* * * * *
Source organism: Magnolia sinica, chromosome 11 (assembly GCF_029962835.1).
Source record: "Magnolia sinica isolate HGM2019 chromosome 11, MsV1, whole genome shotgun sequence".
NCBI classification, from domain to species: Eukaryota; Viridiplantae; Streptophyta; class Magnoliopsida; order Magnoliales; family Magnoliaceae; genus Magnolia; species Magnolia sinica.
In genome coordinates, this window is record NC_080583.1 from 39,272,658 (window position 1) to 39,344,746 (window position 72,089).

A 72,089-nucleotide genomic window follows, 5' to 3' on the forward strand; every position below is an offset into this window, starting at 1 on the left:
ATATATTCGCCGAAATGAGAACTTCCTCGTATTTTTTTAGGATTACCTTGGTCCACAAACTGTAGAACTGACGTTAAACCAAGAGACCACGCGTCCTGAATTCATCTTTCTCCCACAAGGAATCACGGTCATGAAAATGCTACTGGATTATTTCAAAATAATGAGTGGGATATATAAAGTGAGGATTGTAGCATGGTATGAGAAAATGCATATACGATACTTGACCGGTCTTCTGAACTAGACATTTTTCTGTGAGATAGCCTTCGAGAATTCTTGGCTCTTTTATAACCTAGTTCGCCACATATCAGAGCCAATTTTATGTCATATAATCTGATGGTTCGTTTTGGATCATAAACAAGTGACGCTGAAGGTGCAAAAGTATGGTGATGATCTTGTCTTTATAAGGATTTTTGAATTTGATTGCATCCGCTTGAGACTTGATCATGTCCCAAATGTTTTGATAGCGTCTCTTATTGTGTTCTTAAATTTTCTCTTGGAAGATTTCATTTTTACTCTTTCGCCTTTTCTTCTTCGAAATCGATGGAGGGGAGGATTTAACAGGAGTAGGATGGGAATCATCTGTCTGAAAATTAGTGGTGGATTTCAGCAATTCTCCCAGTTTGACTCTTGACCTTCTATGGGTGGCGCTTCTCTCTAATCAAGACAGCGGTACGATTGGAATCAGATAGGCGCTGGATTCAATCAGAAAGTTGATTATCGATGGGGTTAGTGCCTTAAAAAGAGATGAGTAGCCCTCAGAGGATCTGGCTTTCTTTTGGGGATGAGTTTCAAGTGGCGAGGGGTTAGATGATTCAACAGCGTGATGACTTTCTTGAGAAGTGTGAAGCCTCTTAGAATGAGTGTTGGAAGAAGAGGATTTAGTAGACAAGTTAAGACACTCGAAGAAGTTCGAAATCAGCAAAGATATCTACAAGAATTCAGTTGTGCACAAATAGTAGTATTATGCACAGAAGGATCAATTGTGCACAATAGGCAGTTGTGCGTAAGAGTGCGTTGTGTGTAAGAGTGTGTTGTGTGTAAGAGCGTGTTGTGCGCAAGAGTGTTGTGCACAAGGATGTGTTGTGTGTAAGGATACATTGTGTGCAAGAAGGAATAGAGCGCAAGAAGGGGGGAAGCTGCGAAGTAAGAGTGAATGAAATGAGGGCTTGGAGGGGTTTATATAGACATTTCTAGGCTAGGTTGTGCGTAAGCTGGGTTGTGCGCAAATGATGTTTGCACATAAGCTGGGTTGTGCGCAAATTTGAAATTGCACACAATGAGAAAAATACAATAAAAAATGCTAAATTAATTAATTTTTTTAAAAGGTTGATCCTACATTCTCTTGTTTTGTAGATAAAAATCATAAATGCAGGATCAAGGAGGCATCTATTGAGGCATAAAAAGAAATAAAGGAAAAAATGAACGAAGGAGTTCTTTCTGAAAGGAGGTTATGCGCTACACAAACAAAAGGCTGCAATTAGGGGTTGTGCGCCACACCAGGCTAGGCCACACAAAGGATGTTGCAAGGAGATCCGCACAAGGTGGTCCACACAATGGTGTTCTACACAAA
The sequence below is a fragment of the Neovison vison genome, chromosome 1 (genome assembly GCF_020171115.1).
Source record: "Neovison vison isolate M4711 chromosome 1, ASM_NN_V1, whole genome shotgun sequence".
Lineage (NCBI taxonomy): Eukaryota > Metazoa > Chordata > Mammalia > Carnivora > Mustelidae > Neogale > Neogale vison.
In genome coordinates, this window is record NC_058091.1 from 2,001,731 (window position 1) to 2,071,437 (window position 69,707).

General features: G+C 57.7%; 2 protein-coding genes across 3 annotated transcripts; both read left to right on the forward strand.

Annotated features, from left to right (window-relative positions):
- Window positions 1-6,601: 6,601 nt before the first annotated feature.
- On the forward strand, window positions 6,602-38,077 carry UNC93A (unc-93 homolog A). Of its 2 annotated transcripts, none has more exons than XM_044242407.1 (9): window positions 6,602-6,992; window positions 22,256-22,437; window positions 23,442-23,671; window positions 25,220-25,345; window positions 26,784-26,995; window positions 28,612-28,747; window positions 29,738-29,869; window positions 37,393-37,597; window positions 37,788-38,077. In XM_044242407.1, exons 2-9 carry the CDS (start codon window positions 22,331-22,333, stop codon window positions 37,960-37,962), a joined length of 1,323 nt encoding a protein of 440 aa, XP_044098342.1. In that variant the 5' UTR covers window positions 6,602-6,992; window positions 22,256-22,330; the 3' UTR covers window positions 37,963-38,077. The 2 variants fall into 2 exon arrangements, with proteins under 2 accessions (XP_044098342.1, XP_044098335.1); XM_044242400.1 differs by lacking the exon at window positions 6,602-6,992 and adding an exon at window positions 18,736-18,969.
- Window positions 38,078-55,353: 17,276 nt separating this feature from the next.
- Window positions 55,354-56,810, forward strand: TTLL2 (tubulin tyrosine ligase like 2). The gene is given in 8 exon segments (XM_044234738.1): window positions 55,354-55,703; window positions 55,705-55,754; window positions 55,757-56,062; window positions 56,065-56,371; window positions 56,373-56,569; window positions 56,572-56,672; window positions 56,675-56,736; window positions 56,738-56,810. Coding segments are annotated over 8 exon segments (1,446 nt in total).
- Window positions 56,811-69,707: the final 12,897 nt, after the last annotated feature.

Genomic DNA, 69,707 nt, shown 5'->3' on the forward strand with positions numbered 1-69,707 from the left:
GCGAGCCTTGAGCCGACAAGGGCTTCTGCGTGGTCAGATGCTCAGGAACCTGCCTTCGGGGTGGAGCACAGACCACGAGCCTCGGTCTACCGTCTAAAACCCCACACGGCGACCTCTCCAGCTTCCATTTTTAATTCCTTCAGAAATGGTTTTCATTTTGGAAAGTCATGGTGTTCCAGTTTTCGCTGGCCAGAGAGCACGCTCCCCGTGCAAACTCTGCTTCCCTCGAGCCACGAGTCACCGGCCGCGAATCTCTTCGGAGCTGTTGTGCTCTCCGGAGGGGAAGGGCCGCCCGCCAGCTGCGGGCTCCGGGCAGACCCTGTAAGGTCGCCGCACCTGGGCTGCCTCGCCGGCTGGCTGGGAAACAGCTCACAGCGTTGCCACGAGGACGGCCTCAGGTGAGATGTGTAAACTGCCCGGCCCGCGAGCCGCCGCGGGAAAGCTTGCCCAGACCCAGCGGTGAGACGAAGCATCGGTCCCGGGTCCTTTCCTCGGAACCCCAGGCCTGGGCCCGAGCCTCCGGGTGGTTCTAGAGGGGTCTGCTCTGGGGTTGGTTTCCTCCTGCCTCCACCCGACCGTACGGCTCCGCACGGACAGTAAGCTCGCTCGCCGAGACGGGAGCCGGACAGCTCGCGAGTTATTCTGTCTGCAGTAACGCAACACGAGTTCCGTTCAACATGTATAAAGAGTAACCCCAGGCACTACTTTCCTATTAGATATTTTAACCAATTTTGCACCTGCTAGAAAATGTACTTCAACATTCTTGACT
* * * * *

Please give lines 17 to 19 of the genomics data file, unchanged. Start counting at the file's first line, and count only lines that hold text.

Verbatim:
- Window positions 56,811-69,707: the final 12,897 nt, after the last annotated feature.

Genomic DNA, 69,707 nt, shown 5'->3' on the forward strand with positions numbered 1-69,707 from the left:
GCGAGCCTTGAGCCGACAAGGGCTTCTGCGTGGTCAGATGCTCAGGAACCTGCCTTCGGGGTGGAGCACAGACCACGAGCCTCGGTCTACCGTCTAAAACCCCACACGGCGACCTCTCCAGCTTCCATTTTTAATTCCTTCAGAAATGGTTTTCATTTTGGAAAGTCATGGTGTTCCAGTTTTCGCTGGCCAGAGAGCACGCTCCCCGTGCAAACTCTGCTTCCCTCGAGCCACGAGTCACCGGCCGCGAATCTCTTCGGAGCTGTTGTGCTCTCCGGAGGGGAAGGGCCGCCCGCCAGCTGCGGGCTCCGGGCAGACCCTGTAAGGTCGCCGCACCTGGGCTGCCTCGCCGGCTGGCTGGGAAACAGCTCACAGCGTTGCCACGAGGACGGCCTCAGGTGAGATGTGTAAACTGCCCGGCCCGCGAGCCGCCGCGGGAAAGCTTGCCCAGACCCAGCGGTGAGACGAAGCATCGGTCCCGGGTCCTTTCCTCGGAACCCCAGGCCTGGGCCCGAGCCTCCGGGTGGTTCTAGAGGGGTCTGCTCTGGGGTTGGTTTCCTCCTGCCTCCACCCGACCGTACGGCTCCGCACGGACAGTAAGCTCGCTCGCCGAGACGGGAGCCGGACAGCTCGCGAGTTATTCTGTCTGCAGTAACGCAACACGAGTTCCGTTCAACATGTATAAAGAGTAACCCCAGGCACTACTTTCCTATTAGATATTTTAACCAATTTTGCACCTGCTAGAAAATGTACTTCAACATTCTTGACT